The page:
Thank you for reading, as ever. Take care.
Yi Jun Loh collapses the froth of dalgona coffee on his podcast, Take A Bao. It begins with Loh giving up on hand-whisking the mixture of instant coffee, sugar, and water four hundred (400) times, a small gesture of honest rebellion against something that Tiktok splices into effortlessness. Then, the vaccine against so many viral foods: the taste.
“Spoiler alert: it’s not great.”
A drink like dalgona coffee, expedient in its ingredients but faintly absurd in what they produce, is the perfect foil for Loh’s grounded curiosity and gentle expertise —You can almost see the wry smile when he calls Tiktok “the frontier of food trends.” He’s as happy interviewing a Malaysian coffee professional as his mum, talks to a friend in India to reveal dalgona’s less than singular origins, and connects all of these resonances and contributions on an even, generous keel. This is a theme running through the podcast: Loh anchors the show in the assumption of no assumptions. There’s no hierarchy to his many reference points and perspectives, no muted concessions to the assumed omniscience that Western ideas about food so often hold. It’s kind, clever, and, at half-an-hour, clearly aware of its form’s tendency to outstay its welcome.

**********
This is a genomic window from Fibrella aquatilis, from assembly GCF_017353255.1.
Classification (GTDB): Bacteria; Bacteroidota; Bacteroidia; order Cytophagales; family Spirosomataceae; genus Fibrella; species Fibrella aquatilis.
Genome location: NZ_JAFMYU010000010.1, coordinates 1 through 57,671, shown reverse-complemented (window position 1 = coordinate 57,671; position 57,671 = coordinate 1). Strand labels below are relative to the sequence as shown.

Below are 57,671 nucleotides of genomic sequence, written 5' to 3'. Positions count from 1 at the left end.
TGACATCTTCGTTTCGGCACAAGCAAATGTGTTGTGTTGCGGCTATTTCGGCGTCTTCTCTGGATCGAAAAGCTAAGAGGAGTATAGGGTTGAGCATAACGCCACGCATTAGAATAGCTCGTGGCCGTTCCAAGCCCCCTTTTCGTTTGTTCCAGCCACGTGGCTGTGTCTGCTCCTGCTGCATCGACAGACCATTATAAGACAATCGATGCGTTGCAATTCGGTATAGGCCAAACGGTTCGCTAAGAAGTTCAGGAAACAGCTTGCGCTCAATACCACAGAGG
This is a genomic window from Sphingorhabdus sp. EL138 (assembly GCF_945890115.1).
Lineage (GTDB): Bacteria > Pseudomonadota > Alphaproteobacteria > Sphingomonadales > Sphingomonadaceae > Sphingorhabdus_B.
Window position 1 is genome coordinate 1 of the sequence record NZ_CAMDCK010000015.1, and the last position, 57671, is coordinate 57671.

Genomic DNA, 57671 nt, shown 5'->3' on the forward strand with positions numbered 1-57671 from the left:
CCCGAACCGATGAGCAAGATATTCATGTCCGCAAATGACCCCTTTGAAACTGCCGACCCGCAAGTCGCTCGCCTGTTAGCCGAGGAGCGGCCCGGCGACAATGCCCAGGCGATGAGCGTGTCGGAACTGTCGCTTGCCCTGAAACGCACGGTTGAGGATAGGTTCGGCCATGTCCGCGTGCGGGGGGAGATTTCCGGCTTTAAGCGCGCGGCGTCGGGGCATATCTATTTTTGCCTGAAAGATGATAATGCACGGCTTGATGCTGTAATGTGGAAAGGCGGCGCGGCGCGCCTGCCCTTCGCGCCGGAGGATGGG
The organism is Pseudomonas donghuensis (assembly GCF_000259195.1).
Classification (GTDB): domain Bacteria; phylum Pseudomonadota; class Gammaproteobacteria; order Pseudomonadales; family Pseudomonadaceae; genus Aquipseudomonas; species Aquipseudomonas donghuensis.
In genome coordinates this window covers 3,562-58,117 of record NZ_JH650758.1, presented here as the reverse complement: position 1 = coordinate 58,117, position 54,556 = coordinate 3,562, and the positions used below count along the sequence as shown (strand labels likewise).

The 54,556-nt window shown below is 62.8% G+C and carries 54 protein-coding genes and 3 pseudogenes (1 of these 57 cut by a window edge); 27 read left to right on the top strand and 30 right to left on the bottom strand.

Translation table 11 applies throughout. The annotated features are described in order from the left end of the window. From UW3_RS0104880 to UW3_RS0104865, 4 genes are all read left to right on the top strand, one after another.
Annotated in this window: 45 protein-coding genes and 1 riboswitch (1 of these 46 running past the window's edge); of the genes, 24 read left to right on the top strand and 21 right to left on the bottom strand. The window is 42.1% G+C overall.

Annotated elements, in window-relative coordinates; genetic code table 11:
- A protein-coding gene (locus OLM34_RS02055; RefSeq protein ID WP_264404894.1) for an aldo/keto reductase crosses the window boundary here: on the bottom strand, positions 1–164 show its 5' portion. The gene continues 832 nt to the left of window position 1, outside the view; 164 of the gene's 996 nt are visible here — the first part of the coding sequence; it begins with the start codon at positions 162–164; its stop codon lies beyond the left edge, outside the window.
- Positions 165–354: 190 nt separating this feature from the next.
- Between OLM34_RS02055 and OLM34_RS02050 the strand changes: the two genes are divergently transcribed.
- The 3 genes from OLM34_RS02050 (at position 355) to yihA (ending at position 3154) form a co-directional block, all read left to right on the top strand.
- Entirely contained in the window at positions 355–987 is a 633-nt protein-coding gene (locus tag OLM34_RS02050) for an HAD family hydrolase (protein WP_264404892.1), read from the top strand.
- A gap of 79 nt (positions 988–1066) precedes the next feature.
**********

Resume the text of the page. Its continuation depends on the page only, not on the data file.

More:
Roxana Hadadi lays the foundations of the tedium of Alison Roman for Pajiba. The first line is a corrective to the violently decontextualised mode of cooking: “Look back in history long enough and a certain portrait starts to appear of how our interconnected world was formed.” Look back and it appears — this hardly seems like too much to ask of those whose recipes are put on pedestals. Hadadi doesn’t just interrogate the steady flow of misgivings that broke their banks in a torrent last week, but interrogates what forms those banks, what justified their containment. The erosion that shaped their contours, of “the cultures she’s mimicking on her path to overwhelming success.” The use of “colonialism as cuisine.”